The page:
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Why does menopause cause weight gain?

By The Health News Team | February 8, 2023
Person stepping on a scale

Many women experience weight gain as they approach menopause. In fact, the average woman gains about 5 pounds during this time.

“Weight gain can vary from person to person,” says Holly Moyer, a registered dietitian nutritionist for Sharp Rees-Stealy's Center for Health Management. “This is largely dependent on lifestyle, diet, hormonal and genetic factors.”

According to Moyer, women experience weight gain during perimenopause due to a decline in hormone production along with a progressive loss of lean body mass. As we age, we also tend to become more sedentary due to chronic low-grade inflammation, stress or chronic injuries.

This hormonal and physiological cascade can cause unwanted emotional and physical symptoms, including poor muscle tone, mood disorders such as anxiety and depression, and increased visceral fat.

Here, Moyer suggests four tips to help manage menopause weight gain:

  1. Eat balanced meals.
    A balanced meal promotes glycemic (blood sugar) control, which positively impacts mood and prevents cravings later in the day. Structure half of your plate with nonstarchy vegetables, a quarter of your plate with whole grains or starchy vegetables, and a quarter of your plate with lean protein. Include a source of fat, such as olive oil, avocado, nuts or seeds, as a small addition to your meal — usually a tablespoon or two, dependent on the source.

  2. Add more protein to your diet.
    Aim to eat an adequate amount of protein — at least 1 to 1.2 grams of protein per kilogram (2.2 pounds) of body weight. Active older adults or adults looking to build muscle or lose weight should eat 1.5 to 2.2 grams of protein per kilogram of body weight. This total can be broken up throughout the day, following a general guideline of 25 to 35 grams of protein at each meal and 10 to 15 grams of protein at each snack. Consider incorporating a collagen peptides supplement or protein powder into your diet if needed, but always talk with a dietitian first, as dietary supplements are not regulated by the Food and Drug Administration (FDA).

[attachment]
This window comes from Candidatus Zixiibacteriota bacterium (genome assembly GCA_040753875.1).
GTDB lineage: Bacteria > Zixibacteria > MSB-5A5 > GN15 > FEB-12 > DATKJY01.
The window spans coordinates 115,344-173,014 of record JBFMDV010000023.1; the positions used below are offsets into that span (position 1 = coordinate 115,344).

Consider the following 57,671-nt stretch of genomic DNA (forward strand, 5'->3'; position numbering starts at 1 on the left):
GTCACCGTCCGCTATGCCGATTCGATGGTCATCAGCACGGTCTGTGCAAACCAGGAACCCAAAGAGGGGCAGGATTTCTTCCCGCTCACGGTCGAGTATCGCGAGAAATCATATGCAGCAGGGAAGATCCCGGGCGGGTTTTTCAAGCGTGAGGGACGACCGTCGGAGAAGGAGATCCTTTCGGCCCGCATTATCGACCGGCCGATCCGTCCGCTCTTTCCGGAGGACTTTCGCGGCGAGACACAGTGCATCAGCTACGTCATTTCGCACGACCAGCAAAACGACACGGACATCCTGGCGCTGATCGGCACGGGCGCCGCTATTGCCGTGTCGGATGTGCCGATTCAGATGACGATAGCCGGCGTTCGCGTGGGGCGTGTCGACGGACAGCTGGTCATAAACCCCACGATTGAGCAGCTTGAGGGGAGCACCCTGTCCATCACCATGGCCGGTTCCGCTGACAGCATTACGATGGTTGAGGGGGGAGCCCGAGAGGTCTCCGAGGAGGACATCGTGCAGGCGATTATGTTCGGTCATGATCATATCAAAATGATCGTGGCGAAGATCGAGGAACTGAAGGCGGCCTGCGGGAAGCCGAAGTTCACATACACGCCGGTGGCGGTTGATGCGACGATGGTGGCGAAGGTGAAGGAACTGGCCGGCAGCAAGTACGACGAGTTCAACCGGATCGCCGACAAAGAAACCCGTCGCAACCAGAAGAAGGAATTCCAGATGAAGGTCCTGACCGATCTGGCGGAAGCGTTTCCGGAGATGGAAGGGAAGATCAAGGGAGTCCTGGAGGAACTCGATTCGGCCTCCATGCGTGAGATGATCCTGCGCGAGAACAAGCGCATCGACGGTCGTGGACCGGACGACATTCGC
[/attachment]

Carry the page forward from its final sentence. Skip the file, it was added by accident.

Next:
3. Eat healthy fats.
    Your sources of dietary fat should mainly include monounsaturated and omega-3 fatty acids. These types of fats are anti-inflammatory and can help decrease some unwanted symptoms that are driven by chronic inflammation. Add fatty fish, such as salmon, sardines or mackerel; nuts or seeds; olive oil; and avocados into your diet. You can also talk with your doctor or a dietitian about starting a high-quality fish oil supplement.

  4. Add resistance training to your fitness routine.
    Incorporate heavy resistance training or power training into your fitness regimen. A study of over 550 adults revealed that power exercises such as box jumps, standing squat jumps, weighted throws or push presses can improve muscle tone and physical function in older adults. Talk with an experienced trainer about what is safe for you to include in your fitness routine. 

“Women can manage their weight during this transition by taking ownership of their lifestyle and nutrition habits,” says Moyer. “By following a healthy diet and maintaining an active lifestyle, many of these symptoms can be milder and sometimes not present at all.”

Learn more about nutrition and fitness, get the latest health and wellness news, trends and patient stories from Sharp Health News; and subscribe to our weekly newsletter by clicking the "Sign up" link below.

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